The gauges used in the HO scale are a selection of standard and narrow gauges. The standards are defined by the NMRA (in North America) and the NEM (in Continental Europe). While the standards are in practice interchangeable, there are minor differences.
Due to the huge popularity of the HO scale, a wide array of models, supplies, and kits are produced. The annual HO scale catalog by Wm. K. Walthers, North America’s largest model railroad supplier, lists more than 1,000 pages of products on that scale alone. Models are generally available in three varieties:
Several manufacturers also market individual supplies and these kits for super detailing, kitbashing, and scratch building.
S scale (or S gauge) is a model railroad scale modeled at 1:64 scale, S scale track gauge (space between the rails) is 0.883 in (22.43 mm). This gauge trains are manufactured in both DC and AC powered varieties.
S scale is one of the oldest model railroading scales. The earliest known 1:64 scale train was constructed from the card in 1896. The first working models appeared in England in the early 20th century. Modeling in S scale increased in the 1930s-1940s when CD Models marketed 3/16″ model trains. American Flyer was a manufacturer of standard gauge and O gauge “tinplate” trains, based in Chicago, Illinois. It never produced S scale trains as an independent company. A.C. Gilbert Co. purchased Chicago Flyer in the late 1930s. Gilbert began manufacturing S scale trains around 1939 that ran on three rails “O” gauge track. This was known as the 3/16″ O gauge. Gilbert stopped producing trains during WWII. When the war ended, Gilbert began producing true S scale S gauge trains in 1946 under the American Flyer mark.
The term “S scale” was adopted by the National Model Railroading Association (NMRA) in 1943 to represent that scale that was half of 1 gauge, which was built to 1:32 scale. A.C. Gilbert’s improvements in 1:64 modeling and promotions of S gauge largely shaped the world of 1:64 modeling today. S gauge entered what many consider its heyday in the 1950s. Although there is more available in the S scale today than was available during this period. However, during that period, Lionel outsold American Flyer nearly two to one. American Flyer’s parent company went out of business. The brand was sold to a holding company that also owned Lionel in 1967.
Lionel re-introduced S gauge trains and accessories under the American Flyer name in 1979. Another S manufacturer, American Models, entered the marketplace in 1981 and is also one of the major S suppliers. S-Helper Service, another major S gauge manufacturer of locomotives, rolling stock, track, and other products. Began operations in 1989 and delivered their first S products in 1990. In 2013, S-Helper Service was sold to MTH Electric Trains. And while the S scale market has seen several brass model manufacturers, today, the major brass model supplier in S scale and S gauge is River Raisin Models.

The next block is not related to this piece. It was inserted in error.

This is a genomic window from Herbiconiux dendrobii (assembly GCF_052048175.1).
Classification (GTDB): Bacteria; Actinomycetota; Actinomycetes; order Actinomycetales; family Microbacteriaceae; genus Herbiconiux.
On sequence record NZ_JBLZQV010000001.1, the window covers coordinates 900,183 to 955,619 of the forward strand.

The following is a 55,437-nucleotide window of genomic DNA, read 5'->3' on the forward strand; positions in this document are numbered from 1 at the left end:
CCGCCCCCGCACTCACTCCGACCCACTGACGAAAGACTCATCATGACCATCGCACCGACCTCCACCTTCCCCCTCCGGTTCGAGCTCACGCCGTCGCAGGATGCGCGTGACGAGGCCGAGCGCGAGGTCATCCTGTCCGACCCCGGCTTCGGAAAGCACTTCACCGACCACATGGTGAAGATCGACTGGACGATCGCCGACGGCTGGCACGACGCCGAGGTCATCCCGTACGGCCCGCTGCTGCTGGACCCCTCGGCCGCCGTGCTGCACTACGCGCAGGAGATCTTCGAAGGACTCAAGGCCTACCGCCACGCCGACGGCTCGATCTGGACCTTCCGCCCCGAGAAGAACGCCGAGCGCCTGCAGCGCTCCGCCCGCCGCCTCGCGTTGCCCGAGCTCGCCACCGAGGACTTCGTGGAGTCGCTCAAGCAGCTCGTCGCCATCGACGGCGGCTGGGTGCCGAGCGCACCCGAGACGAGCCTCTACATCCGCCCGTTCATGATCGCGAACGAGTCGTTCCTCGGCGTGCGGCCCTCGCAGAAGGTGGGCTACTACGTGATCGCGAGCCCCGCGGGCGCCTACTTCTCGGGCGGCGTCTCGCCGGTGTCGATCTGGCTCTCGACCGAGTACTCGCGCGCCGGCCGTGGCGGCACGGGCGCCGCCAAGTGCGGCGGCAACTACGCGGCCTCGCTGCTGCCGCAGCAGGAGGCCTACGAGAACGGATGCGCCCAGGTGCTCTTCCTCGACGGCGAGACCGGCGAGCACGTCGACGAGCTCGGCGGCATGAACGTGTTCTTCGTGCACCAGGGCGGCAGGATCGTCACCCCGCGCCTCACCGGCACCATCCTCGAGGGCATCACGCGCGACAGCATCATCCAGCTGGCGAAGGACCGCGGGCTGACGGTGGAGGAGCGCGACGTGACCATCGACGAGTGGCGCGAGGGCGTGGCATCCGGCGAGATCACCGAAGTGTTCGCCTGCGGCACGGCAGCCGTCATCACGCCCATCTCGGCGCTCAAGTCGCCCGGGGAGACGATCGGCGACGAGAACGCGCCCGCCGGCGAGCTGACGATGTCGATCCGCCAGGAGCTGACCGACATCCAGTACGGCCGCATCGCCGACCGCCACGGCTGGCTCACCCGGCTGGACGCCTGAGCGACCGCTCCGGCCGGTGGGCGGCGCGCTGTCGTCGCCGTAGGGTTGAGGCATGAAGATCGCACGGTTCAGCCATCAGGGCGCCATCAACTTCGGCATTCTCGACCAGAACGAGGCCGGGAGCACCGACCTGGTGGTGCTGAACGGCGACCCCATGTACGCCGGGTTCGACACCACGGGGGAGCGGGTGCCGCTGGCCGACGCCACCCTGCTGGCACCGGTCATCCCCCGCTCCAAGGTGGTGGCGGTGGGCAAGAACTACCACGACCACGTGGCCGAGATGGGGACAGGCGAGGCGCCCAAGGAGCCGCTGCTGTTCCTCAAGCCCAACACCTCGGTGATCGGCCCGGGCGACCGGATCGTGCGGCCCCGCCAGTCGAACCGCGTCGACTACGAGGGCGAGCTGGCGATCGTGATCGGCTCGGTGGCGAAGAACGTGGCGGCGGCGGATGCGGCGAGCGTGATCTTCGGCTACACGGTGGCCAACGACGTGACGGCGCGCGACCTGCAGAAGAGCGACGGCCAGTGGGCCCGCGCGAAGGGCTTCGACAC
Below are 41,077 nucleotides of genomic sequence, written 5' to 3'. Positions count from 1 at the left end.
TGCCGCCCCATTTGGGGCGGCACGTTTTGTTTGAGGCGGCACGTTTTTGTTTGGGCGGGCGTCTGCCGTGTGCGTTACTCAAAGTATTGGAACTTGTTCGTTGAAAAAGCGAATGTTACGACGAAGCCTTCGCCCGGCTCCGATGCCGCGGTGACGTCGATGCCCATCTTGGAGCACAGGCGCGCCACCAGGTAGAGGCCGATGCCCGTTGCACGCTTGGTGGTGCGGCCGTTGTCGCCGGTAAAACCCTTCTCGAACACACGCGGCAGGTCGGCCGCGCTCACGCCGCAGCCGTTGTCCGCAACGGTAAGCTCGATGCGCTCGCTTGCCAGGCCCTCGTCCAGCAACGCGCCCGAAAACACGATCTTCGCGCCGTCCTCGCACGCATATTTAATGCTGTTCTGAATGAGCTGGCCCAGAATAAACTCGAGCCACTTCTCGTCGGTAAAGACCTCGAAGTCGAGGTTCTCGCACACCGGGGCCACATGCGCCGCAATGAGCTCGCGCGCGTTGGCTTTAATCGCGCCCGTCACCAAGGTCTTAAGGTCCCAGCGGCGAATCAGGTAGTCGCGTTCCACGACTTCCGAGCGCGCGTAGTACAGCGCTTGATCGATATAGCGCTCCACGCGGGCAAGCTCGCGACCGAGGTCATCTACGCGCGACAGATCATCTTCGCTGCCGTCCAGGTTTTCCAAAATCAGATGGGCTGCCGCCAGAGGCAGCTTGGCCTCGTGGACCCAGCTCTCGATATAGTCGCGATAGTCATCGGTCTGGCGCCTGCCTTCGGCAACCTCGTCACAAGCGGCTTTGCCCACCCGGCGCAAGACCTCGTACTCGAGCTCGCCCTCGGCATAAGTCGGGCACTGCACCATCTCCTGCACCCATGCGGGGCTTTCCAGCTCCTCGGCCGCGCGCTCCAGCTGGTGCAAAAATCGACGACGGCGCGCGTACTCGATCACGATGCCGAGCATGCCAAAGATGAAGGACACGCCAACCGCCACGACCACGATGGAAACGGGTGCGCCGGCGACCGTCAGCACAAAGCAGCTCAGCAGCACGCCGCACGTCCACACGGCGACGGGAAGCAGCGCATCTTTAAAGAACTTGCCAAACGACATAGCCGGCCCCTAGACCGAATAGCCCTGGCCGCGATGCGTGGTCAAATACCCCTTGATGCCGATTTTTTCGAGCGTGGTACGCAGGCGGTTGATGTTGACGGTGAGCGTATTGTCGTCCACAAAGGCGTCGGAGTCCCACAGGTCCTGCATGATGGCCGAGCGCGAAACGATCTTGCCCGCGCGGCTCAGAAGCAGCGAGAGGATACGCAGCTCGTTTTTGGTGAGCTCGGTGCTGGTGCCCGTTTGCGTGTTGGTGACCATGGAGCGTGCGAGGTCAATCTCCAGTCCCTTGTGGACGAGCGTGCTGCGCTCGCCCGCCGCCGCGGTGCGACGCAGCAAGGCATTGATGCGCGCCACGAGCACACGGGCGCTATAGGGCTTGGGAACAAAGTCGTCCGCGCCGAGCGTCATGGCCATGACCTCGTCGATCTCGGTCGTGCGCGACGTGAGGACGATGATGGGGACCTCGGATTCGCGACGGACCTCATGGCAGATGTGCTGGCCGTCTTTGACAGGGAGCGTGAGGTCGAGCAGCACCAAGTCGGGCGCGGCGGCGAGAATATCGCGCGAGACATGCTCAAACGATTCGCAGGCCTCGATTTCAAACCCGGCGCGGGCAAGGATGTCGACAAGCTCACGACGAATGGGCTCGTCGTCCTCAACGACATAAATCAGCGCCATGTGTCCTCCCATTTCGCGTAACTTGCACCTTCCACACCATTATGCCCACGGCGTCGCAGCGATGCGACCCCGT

Today’s S gauge and S scale modelers have a greater selection and higher quality products from a wide range of manufacturers than in the past. In addition to locomotives, rolling stock, and track basics, various manufacturers now offer S scale structures, detail parts, figures, other scenic items, bridges, and more. The largest S Scale layout in the United States is the Cincinnati in Motion exhibit at the Cincinnati Museum Center at Union Terminal.
Train Couplers is a mechanism used to connect rolling stock in a train. The design of the coupler is standard. This is almost as important as the track gauge. Since flexibility and convenience are maximized if all rolling stock can be coupled together.
These are the ones that probably came with your original equipment. They don’t look anything like the prototype train couplers. They rely on side pressure to hold them together. This is a major problem when backing up because the side pressure often causes derailment. Rapido couplers are used with most original N scale equipment with similar disadvantages.
These are more prototypical, they look better, and they work well with the magnetic uncouplers. Also, you don’t have as many derailments when the drains are backing up. Some people like to put Z scale knuckle couplers on the fronts of N scale locos (or N scale couplers on HO locos). The smaller train couplers look more realistic on the larger models. The same idea can apply to the backs of cabooses.
Most people don’t like horn hook couplers. They can’t wait to replace them with (or “convert” them to) knuckle couplers. They are more realistic and work well with the magnetic uncouplers. This takes a certain amount of time and effort to convert all of your equipment to knuckle couplers. This is why people usually do this in a stepwise fashion, converting locomotives and cars one at a time. Sometimes mixing them in consists till they are all converted. You can have several conversion cars on which you have a horn hook or Rapido (in N scale) coupler on one end. A knuckle coupler on the other so that you can connect both types within your consist.
Kadee was the first manufacturer to develop this system. In which a special magnet (not just any magnet) is positioned under the track. At a strategic location like in front of a branch line, spur, or ladder. Such that when a train is backed up and stopped with the knuckle coupler over the magnet. The “glad-hands” of the coupler come apart when slack is allowed.
These are also available from Kadee for all scales, primarily electromagnets activated by applying current to a wire wrapped around a cylinder many times, which creates a magnetic field. These have to be mounted in a space cut out from under the track, which is really no problem if you’ve used foam for your sub roadbed.